Javascript Quick Tip:
Recognizing Truthy Values in conditional logic

October 9, 2015

My Javascript knowledge, started by learning jQuery. Although I think starting with jQuery is a good way to learn Javascript, in most jQuery tutorials they don't go into the basics of Javascript. And they certainly don't teach you all the different shorthands and nuances there are in Javascript (I'm not saying they should either). If you're learning jQuery or maybe a framework like Angular and you don't have any or much programming experience, it's helpful to understand this basic shorthand for evaluating to true.

if (dogs === true) {} is the same as if (dogs) {}. As a self taught developer, I can speak first hand that this is something that is easily missed in the beginning. Also the following three lines of code are also all the same.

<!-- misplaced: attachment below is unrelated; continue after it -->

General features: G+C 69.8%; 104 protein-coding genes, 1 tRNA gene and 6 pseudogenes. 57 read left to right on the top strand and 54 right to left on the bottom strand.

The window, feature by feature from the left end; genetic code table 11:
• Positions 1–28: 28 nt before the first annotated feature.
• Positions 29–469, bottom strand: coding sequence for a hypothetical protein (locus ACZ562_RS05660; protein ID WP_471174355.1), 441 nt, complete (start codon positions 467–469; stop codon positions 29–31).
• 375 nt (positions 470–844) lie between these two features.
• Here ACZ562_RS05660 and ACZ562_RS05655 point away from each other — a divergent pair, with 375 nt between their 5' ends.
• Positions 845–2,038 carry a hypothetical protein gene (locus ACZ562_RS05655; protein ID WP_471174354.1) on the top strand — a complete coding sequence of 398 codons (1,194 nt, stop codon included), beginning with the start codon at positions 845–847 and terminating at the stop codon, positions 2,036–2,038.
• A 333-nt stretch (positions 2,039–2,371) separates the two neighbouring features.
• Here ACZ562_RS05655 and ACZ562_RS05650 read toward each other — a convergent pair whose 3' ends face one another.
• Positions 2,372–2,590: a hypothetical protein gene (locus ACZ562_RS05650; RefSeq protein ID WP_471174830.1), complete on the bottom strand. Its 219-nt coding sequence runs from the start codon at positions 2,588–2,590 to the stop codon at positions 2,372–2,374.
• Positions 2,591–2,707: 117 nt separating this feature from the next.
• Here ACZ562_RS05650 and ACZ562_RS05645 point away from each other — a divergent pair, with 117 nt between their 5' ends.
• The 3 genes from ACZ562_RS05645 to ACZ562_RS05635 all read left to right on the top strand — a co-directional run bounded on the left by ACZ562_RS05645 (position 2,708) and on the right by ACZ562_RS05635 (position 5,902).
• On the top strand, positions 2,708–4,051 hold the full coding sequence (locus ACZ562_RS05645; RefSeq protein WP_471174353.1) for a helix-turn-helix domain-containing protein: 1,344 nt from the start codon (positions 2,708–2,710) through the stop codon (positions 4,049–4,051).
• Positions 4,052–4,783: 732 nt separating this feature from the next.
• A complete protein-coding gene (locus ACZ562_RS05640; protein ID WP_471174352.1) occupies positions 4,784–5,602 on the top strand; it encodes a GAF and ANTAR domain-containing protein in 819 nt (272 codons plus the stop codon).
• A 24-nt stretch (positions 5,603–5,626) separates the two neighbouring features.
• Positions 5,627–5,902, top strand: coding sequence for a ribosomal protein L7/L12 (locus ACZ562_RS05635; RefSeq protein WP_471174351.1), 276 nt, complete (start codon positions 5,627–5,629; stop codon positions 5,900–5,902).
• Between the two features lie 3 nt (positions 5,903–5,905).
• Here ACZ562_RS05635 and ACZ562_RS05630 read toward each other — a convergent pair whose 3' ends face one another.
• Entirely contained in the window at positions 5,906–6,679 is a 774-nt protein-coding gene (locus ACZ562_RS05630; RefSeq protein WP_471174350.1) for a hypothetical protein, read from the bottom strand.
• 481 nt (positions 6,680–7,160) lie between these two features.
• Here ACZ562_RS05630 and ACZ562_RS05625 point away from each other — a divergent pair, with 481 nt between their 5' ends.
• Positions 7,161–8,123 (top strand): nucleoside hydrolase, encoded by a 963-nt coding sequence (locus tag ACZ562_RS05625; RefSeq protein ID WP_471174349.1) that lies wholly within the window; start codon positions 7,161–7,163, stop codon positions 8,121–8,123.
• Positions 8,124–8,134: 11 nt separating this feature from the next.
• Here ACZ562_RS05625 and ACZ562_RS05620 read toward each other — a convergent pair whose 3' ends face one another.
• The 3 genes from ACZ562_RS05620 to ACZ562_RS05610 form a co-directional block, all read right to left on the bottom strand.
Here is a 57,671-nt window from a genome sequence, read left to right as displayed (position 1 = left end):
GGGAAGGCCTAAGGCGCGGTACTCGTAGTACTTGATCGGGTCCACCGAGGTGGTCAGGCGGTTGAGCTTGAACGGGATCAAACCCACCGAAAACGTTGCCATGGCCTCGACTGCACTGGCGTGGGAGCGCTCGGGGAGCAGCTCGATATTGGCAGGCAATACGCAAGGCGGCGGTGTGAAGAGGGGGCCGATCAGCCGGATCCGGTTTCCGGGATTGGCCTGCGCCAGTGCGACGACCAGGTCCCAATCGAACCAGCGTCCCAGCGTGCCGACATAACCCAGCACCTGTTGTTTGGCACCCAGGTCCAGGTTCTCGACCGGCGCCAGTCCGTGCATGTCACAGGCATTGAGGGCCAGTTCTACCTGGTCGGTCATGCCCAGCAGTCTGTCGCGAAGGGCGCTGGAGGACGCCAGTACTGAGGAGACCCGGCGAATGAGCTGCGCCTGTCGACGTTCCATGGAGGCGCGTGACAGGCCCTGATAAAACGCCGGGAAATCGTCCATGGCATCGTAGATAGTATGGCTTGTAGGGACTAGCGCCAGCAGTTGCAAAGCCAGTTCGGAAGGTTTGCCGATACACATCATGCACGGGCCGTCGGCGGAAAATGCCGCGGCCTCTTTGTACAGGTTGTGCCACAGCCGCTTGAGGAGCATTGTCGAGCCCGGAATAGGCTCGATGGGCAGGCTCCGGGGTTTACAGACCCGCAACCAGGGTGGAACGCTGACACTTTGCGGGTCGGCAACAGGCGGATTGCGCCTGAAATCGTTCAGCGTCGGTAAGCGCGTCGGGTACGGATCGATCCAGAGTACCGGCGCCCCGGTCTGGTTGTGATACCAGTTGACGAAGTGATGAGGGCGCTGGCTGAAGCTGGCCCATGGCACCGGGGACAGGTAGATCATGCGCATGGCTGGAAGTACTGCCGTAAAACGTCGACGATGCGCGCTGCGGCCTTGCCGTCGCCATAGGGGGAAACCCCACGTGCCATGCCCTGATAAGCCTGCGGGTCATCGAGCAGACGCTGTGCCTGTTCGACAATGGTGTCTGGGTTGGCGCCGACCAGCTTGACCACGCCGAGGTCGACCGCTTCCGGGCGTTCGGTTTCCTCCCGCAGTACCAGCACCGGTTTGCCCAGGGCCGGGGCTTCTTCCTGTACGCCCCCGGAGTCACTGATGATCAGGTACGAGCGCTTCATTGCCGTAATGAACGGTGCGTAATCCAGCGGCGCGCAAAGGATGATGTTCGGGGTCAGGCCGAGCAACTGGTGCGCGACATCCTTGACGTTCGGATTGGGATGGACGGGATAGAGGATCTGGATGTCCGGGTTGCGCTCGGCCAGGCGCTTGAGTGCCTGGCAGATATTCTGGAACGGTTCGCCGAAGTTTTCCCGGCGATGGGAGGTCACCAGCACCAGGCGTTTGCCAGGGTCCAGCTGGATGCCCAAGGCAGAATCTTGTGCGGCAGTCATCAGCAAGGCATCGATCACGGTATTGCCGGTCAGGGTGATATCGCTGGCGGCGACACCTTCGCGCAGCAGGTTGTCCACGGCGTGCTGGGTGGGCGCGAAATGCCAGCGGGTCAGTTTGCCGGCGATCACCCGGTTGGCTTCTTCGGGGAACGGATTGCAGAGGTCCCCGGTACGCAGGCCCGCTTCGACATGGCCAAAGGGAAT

if (dogs === true) {};
if (dogs) {};
if (dogs == 1) {};

Yes, “1” is true when using the loose equality comparison (==). However, 1 is not true when using the strict equality comparison (===) because type coercion is not taking place.

However, I digress. The thing that was really helpful to me is to know that if (dogs) {} is saying, “if dogs is equal to true”. I was in the process of writing a post on Angular’s ng-if directive and realized how important it is to know this shorthand because without it I would be very confused.

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  • Harry Goldstein

    I’ve been watching this really excellent video on Packt. Very complete but I prefer books–much easier to ‘stop and think’.
    Will this be available as a book?
    Harry Goldstein
    harry@harryjudee.com

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